This is a hard question to answer, because any comparison of graphics API's will inevitably depend on the drivers you are using, the operating system, etc. However, OpenGL and OpenGL ES are very similar (who would have guessed?), but in many cases are mutually exclusive. Mobile systems don't really support "regular" OpenGL, so your only option is OpenGL ES. Some desktop vendors only support OpenGL (like Intel, I believe), whereas others support both GL and GLES (Nvidia). You'd have to talk to one of the driver developers to be sure, but my suspicion is that a huge chunk of the driver code is shared between GL and GLES, if both are supported. There is not likely to be any performance difference, because the API's are so similar.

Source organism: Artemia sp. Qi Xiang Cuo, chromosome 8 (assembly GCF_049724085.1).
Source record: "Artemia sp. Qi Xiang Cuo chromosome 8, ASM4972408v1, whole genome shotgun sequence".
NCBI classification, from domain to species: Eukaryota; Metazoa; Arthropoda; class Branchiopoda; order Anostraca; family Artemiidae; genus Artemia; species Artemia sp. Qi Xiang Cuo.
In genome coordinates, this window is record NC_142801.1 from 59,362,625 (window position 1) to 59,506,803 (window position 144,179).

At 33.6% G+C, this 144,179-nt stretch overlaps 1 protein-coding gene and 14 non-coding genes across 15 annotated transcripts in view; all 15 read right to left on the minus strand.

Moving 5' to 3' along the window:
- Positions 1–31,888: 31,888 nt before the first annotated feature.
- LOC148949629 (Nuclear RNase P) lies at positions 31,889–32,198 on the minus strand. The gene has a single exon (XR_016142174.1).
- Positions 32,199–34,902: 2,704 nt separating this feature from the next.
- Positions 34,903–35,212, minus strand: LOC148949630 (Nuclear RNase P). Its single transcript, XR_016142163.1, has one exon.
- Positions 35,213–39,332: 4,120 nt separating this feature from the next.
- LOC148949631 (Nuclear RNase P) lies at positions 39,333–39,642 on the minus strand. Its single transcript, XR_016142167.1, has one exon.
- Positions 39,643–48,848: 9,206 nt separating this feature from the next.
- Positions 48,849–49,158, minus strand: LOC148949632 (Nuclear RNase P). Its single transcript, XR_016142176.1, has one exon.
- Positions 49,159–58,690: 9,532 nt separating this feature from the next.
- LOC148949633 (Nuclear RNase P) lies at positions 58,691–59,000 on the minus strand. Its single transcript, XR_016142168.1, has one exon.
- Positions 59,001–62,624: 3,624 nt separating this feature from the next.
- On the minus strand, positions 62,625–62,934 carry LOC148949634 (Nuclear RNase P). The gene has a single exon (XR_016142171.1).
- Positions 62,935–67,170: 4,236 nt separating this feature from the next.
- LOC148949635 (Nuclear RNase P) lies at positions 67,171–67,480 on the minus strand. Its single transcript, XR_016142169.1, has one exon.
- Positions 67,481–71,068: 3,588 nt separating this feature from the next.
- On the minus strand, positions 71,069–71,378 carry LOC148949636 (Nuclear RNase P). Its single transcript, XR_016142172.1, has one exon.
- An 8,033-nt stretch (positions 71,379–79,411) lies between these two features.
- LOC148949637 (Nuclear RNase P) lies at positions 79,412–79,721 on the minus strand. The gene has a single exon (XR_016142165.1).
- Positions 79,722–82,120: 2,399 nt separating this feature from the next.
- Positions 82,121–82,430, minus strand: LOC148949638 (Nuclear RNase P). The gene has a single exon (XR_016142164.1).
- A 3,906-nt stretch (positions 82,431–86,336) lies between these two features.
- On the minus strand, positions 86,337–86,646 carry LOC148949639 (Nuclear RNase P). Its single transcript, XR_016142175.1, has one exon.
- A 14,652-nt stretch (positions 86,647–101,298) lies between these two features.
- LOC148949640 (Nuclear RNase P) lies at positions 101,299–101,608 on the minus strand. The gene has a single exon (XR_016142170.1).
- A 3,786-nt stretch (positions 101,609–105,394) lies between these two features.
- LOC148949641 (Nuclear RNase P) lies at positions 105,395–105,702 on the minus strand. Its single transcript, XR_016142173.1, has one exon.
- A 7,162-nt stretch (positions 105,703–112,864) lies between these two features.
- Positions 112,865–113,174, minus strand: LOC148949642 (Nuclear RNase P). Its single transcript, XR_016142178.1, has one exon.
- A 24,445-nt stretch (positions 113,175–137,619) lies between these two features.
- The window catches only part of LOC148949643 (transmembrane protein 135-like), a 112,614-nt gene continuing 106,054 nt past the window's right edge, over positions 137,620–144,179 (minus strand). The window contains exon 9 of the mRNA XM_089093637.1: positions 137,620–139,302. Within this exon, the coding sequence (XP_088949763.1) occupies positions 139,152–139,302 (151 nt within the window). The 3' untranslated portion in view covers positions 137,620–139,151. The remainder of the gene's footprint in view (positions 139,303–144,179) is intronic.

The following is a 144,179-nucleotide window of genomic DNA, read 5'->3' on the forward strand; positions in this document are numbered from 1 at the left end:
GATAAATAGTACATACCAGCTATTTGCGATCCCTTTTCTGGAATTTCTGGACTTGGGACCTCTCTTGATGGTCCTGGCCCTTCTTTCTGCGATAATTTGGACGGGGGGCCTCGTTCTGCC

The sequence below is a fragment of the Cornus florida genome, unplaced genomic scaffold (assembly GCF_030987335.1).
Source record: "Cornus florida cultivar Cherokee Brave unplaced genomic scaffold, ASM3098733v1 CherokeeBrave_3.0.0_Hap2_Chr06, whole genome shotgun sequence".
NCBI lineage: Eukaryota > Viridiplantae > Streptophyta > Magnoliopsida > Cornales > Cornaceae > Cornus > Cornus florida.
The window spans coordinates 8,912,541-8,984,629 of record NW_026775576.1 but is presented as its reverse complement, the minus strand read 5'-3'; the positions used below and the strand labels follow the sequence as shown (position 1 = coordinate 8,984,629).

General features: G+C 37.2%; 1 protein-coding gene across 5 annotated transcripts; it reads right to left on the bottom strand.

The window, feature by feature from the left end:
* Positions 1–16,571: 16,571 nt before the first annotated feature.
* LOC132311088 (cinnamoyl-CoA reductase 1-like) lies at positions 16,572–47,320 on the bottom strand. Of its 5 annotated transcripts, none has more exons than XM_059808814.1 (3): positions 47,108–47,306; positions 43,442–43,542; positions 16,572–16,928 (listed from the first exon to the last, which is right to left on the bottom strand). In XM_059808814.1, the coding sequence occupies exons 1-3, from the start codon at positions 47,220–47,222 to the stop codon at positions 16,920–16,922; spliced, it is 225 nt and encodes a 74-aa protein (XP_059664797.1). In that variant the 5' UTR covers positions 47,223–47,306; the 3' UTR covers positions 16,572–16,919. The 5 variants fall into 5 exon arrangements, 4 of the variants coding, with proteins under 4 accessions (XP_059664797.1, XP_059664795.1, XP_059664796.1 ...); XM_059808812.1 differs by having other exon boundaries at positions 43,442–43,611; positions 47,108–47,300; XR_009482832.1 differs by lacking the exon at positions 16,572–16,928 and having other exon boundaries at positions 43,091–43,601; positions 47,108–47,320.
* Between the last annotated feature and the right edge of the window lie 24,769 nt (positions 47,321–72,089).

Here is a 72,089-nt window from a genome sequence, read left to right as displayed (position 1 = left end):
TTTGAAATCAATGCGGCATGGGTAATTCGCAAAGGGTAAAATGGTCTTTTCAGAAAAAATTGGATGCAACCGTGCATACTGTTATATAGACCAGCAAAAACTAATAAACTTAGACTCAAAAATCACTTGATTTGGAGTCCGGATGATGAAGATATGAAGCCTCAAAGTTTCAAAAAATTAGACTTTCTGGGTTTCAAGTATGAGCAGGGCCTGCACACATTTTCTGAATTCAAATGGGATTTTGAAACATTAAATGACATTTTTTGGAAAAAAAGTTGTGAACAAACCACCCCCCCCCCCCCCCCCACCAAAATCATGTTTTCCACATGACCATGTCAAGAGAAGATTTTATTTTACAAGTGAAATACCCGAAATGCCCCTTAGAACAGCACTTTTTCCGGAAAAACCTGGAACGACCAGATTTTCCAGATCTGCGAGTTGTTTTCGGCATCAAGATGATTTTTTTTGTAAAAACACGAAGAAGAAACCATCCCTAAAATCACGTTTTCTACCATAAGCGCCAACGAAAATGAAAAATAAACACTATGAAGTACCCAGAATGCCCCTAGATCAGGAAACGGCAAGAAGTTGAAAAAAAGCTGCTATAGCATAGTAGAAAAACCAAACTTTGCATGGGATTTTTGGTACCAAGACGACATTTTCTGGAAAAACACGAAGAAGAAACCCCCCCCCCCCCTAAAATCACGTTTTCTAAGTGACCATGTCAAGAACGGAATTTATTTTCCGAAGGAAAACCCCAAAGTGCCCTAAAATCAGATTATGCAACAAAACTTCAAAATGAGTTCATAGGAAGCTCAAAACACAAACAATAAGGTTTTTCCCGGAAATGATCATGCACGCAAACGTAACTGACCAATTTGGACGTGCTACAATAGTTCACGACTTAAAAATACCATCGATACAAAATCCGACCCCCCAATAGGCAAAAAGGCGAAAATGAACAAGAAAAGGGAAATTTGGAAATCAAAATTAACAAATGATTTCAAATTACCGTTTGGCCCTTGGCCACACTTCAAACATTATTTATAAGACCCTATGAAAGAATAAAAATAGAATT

On another front: OpenGL ES is missing a lot of modern features that "regular" OpenGL has, and many of those modern features are aimed at performance. For example, modern OpenGL ES still doesn't support direct state access, which is a handy extension for avoiding pointless bind/unbind calls. Since it's missing some of those performance-centric features, OpenGL ES should be a little bit slower, all other things being equal. If you stick to the stuff that is more-or-less identical between GL and GLES, then I would be surprised to see a difference on the same hardware.